254753 Preliminary data analysis of the Eco-Healthy Child Care® program checklist and Train-the-Trainer program

Monday, October 29, 2012 : 4:30 PM - 4:50 PM

Robyn Gilden, PhD, RN , Department of Family and Community Health, University of Maryland School of Nursing, Baltimore, MD
Katie McElroy, MS, RN , Department of Family and Community Health, University of MD School of Nursing, Baltimore, MD
Nse Obot Witherspoon , Children's Environmental Health Network, Washington DC, DC
Chemical exposure in early childhood is critical because young children are in a state of rapid growth and development. Extended hours in child care, for many children more than 40 hours/week, are needed to accommodate working parents' schedules. This results in increased exposure to any hazardous chemicals that may be present. Chemical exposures have been implicated in many serious health effects and chronic diseases resulting in disability, high health care costs, and possibly death. The EcoHealthy Childcare Program ® is a national program with two components – a self-report checklist of environmental stewardship practices (practices that minimize or eliminate risks of exposure) and a train-the-trainer workshop to increase participants' knowledge of environmental exposure to hazardous substances in child care facilities. Topics on both the checklist and training cover chemical hazards linked to known serious health outcomes like lead, pesticides, mercury, and radon. This presentation will describe the methods and results of a study analyzing 396 checklists and 92 TtT participants. The data were analyzed in SPSS version 19 to include frequencies, descriptives and other analyses. Initial results of the training analysis show significant improvement in knowledge overall (p<.001) and behaviors that are easily modifiable at the center level (p<.001). Analysis of the checklist data identified several areas for targeted education and resources that at least 10% of centers did not complete, such as not using air fresheners or aerosols, no lead in toys, recycling, and radon testing. Data generated from this pilot study will guide future research on the connection between hazards identified and state regulations and recommendations. Results from this and future studies can inform about exposures and guide decision making and policy changes to reduce children's environmental exposures to hazardous materials in child care facilities and to improve the health of both children and staff at the centers.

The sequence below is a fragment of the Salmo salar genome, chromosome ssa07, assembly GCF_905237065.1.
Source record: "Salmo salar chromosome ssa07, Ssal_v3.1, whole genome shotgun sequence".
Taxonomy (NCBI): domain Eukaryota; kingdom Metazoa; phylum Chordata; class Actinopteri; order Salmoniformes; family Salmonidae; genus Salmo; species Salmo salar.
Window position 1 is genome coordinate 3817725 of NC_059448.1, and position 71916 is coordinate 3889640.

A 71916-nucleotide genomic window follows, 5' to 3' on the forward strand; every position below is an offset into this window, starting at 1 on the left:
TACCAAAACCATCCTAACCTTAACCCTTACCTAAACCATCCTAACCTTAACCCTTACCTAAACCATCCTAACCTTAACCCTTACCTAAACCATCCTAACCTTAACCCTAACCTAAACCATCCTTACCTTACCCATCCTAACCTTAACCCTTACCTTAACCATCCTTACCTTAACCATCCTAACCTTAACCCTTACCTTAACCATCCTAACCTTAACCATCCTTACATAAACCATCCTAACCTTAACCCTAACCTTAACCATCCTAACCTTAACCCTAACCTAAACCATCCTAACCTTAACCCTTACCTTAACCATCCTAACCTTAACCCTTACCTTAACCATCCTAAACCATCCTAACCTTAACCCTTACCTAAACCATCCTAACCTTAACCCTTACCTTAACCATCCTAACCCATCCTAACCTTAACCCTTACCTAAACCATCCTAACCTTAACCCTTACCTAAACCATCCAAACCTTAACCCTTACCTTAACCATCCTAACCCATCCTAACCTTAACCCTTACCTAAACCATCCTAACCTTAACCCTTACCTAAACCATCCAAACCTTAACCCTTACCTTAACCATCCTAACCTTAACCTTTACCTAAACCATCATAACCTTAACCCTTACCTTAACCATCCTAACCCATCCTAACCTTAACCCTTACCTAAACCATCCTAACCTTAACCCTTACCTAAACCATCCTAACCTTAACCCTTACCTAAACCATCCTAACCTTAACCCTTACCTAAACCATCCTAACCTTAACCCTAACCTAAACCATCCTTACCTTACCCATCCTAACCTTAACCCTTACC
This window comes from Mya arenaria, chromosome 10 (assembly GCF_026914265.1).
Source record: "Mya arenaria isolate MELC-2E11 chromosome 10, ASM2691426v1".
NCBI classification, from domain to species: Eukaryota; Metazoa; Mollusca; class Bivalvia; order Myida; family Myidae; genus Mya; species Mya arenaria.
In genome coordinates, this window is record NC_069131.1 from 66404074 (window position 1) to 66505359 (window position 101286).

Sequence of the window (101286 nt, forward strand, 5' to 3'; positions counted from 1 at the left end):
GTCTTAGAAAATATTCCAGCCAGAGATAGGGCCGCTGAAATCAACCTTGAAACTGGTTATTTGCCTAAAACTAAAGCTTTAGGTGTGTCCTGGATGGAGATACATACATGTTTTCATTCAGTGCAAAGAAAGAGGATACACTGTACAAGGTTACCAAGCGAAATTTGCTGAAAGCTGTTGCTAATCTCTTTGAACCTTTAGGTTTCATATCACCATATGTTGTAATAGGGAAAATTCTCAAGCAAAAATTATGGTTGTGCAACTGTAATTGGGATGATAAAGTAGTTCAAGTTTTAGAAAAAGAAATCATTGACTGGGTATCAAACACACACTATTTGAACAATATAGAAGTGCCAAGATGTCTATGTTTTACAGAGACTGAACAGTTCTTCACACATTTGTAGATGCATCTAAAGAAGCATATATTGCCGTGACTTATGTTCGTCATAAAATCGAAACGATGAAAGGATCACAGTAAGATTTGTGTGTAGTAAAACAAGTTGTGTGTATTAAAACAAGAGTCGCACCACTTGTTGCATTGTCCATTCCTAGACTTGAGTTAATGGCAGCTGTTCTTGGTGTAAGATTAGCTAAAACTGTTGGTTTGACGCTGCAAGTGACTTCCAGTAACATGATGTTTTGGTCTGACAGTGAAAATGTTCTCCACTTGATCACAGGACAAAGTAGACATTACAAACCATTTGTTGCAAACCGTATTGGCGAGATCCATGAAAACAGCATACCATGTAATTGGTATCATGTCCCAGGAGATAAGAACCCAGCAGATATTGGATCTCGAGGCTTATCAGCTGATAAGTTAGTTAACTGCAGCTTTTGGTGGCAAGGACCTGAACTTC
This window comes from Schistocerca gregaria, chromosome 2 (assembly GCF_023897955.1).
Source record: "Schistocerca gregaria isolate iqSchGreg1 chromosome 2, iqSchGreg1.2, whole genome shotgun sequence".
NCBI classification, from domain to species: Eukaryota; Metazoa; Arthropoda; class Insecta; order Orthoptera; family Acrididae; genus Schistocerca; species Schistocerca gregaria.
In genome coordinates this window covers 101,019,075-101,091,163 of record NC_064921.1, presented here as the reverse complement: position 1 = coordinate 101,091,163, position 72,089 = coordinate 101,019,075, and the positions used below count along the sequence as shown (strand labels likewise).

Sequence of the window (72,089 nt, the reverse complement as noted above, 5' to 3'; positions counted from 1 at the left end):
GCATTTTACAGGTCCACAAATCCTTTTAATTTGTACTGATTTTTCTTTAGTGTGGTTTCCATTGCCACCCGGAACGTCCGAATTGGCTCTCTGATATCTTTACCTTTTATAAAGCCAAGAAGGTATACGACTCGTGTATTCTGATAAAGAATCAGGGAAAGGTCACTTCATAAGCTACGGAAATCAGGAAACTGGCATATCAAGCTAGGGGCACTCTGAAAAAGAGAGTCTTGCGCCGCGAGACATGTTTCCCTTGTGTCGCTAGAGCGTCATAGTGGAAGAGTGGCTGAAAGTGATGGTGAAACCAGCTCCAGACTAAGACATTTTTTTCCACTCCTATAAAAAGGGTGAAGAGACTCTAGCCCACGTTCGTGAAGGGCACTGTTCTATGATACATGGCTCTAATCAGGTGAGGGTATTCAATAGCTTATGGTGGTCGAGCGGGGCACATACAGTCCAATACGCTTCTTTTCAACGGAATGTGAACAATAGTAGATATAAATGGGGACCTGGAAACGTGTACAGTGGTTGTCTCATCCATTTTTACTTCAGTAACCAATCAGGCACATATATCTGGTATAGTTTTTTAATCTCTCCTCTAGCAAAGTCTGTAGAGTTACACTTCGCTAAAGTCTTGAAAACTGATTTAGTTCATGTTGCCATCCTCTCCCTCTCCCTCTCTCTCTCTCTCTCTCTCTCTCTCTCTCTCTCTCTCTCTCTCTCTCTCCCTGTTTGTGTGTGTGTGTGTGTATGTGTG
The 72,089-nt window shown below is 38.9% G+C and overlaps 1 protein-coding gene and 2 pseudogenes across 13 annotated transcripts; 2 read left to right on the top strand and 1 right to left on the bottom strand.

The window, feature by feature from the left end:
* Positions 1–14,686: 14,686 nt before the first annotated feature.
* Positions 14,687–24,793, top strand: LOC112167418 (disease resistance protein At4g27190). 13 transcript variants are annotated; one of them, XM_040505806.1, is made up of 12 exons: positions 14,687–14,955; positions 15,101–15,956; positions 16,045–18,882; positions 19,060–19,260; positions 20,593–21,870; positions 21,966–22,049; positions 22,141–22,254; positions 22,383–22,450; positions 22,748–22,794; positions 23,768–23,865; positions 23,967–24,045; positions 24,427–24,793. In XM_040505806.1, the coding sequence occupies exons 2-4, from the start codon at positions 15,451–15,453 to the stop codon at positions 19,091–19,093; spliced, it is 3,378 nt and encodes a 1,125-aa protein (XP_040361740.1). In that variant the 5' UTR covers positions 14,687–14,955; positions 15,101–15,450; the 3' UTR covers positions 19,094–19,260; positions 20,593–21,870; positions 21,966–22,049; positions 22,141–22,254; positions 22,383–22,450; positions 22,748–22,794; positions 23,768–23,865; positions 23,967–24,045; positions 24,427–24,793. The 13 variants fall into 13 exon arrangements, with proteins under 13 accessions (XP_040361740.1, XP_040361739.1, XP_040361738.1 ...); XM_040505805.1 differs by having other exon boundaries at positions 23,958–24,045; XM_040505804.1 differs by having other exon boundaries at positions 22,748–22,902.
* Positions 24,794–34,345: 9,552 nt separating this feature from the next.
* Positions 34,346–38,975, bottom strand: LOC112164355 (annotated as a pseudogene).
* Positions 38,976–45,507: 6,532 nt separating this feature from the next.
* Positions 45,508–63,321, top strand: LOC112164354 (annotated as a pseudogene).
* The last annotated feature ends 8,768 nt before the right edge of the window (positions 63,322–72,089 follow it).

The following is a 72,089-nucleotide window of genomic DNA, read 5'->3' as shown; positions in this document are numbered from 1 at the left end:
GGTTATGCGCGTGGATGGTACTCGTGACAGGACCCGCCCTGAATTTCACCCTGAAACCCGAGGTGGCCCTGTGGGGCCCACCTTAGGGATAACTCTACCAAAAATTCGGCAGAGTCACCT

Learning Areas:
Assessment of individual and community needs for health education
Environmental health sciences
Public health or related organizational policy, standards, or other guidelines
Public health or related research

Learning Objectives:
1. Define the purpose and importance of the research project. 2. Describe the data analysis process. 3. Identify the outcomes and questions for further investigation.

Keywords: Child Care, Environmental Exposures

Presenting author's disclosure statement:

Qualified on the content I am responsible for because: I am an Assistant Professor in Community Public Health Nursing at(UMSON) and work in the Environmental Health Education Center. My doctoral dissertation focused on assessing athletic field maintenance practices, including use of pesticides, and implementation of safer alternatives. The overall goal of protecting children in community settings led to a partnership with the CEHN on their EHCC Program. I have experience with data analysis and am conducting this project with internal funding from the UMSON.
Any relevant financial relationships? No

I agree to comply with the American Public Health Association Conflict of Interest and Commercial Support Guidelines, and to disclose to the participants any off-label or experimental uses of a commercial product or service discussed in my presentation.